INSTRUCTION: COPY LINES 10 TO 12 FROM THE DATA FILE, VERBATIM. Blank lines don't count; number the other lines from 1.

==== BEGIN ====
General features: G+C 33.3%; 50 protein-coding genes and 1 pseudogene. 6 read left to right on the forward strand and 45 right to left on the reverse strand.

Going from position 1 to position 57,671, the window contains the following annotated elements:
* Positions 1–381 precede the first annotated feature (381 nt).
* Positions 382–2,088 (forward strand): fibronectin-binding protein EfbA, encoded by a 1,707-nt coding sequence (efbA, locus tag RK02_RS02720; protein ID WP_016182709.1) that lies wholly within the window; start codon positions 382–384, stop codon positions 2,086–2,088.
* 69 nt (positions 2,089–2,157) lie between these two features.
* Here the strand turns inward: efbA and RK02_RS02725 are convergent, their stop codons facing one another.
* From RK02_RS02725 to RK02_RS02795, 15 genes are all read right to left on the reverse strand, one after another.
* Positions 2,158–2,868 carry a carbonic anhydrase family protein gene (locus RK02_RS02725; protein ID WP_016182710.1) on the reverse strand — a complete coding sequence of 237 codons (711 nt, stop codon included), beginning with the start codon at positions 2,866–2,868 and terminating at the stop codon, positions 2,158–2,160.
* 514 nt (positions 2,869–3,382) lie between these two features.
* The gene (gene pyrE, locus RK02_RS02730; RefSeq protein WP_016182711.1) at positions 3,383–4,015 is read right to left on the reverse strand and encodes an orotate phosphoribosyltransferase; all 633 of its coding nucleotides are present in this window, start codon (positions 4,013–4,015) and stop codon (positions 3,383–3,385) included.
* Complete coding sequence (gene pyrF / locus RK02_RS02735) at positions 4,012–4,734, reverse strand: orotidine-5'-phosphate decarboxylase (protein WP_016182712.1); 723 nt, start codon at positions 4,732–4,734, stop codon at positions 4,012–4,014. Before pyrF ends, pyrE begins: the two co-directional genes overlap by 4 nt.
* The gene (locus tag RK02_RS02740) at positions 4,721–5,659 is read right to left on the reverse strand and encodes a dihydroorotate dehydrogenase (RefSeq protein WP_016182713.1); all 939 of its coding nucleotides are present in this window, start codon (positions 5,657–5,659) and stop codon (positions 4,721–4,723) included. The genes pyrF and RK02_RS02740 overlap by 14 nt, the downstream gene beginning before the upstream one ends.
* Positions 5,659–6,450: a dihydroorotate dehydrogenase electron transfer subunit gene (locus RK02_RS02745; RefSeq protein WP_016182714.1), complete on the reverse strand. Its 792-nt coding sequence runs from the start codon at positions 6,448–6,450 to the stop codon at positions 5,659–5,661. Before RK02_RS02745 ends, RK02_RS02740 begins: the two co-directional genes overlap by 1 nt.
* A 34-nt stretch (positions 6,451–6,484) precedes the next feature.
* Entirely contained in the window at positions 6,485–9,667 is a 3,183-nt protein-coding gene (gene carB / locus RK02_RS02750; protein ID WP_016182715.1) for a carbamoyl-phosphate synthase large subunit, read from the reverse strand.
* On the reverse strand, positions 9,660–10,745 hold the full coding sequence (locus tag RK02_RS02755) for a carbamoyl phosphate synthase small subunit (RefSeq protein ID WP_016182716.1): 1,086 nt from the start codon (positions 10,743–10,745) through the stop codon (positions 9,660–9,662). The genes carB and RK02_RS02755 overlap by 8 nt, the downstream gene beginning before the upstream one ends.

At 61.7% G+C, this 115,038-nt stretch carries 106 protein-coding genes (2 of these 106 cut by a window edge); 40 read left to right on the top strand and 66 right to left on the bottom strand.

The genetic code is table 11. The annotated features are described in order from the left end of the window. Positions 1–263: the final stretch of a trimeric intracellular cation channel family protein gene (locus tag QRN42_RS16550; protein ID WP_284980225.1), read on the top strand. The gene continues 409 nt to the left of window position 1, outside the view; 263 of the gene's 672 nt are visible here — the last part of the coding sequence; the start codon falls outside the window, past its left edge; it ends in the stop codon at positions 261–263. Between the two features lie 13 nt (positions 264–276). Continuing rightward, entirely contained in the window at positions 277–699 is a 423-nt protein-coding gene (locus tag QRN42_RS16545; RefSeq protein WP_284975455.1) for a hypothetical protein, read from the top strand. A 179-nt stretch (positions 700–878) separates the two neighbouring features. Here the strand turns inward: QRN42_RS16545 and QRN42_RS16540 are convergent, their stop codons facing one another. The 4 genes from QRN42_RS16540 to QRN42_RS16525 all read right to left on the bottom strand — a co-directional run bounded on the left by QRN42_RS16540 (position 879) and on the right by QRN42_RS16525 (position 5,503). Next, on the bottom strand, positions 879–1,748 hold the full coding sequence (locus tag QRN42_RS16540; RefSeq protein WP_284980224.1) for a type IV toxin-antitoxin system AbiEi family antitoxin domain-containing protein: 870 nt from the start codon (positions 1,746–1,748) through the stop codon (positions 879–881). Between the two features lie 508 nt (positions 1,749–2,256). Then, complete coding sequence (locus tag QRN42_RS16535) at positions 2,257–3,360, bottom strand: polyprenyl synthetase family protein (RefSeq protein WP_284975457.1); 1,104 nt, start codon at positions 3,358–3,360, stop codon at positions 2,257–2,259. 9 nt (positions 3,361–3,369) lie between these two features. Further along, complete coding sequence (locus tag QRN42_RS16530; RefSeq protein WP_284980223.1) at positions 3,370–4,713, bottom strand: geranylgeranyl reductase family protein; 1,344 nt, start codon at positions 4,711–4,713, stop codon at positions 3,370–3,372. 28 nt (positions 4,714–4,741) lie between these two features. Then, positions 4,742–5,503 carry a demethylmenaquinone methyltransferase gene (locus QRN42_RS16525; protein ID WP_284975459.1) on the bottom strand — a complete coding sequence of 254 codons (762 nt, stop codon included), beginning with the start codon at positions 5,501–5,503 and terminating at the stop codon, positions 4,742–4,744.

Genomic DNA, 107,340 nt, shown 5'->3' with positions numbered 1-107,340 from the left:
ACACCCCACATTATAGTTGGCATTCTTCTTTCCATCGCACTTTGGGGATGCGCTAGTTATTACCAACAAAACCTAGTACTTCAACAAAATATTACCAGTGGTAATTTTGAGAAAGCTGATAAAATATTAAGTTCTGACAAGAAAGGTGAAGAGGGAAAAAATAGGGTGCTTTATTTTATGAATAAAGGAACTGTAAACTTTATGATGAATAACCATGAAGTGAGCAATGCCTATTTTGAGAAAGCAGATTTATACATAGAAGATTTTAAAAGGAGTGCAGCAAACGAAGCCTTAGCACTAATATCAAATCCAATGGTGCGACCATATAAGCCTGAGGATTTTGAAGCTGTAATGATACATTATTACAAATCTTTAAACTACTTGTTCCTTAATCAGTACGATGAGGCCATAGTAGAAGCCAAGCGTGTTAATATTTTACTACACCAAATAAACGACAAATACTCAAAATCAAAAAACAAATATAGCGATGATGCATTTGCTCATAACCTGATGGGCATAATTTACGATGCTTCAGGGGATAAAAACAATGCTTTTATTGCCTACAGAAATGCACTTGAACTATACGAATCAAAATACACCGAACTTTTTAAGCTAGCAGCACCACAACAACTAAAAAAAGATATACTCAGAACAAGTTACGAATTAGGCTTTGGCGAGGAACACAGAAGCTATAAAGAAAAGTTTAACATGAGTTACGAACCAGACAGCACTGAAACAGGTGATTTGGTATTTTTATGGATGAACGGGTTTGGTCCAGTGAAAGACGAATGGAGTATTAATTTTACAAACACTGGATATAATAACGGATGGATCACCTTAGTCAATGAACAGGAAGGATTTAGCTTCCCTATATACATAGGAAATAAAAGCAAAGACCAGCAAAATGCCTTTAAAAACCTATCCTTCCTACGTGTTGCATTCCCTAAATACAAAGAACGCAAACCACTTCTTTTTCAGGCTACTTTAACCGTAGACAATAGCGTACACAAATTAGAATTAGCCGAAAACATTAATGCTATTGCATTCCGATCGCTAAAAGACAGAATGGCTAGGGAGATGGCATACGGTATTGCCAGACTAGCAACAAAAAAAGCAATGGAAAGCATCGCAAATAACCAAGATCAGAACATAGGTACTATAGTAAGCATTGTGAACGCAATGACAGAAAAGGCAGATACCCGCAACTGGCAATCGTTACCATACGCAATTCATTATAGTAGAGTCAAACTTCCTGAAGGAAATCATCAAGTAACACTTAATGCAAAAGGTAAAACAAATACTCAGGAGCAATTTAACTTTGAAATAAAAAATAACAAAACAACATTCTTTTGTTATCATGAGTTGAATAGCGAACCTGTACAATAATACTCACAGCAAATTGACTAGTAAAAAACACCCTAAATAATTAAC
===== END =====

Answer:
* The gene (gene pyrE, locus RK02_RS02730; RefSeq protein WP_016182711.1) at positions 3,383–4,015 is read right to left on the reverse strand and encodes an orotate phosphoribosyltransferase; all 633 of its coding nucleotides are present in this window, start codon (positions 4,013–4,015) and stop codon (positions 3,383–3,385) included.
* Complete coding sequence (gene pyrF / locus RK02_RS02735) at positions 4,012–4,734, reverse strand: orotidine-5'-phosphate decarboxylase (protein WP_016182712.1); 723 nt, start codon at positions 4,732–4,734, stop codon at positions 4,012–4,014. Before pyrF ends, pyrE begins: the two co-directional genes overlap by 4 nt.
* The gene (locus tag RK02_RS02740) at positions 4,721–5,659 is read right to left on the reverse strand and encodes a dihydroorotate dehydrogenase (RefSeq protein WP_016182713.1); all 939 of its coding nucleotides are present in this window, start codon (positions 5,657–5,659) and stop codon (positions 4,721–4,723) included. The genes pyrF and RK02_RS02740 overlap by 14 nt, the downstream gene beginning before the upstream one ends.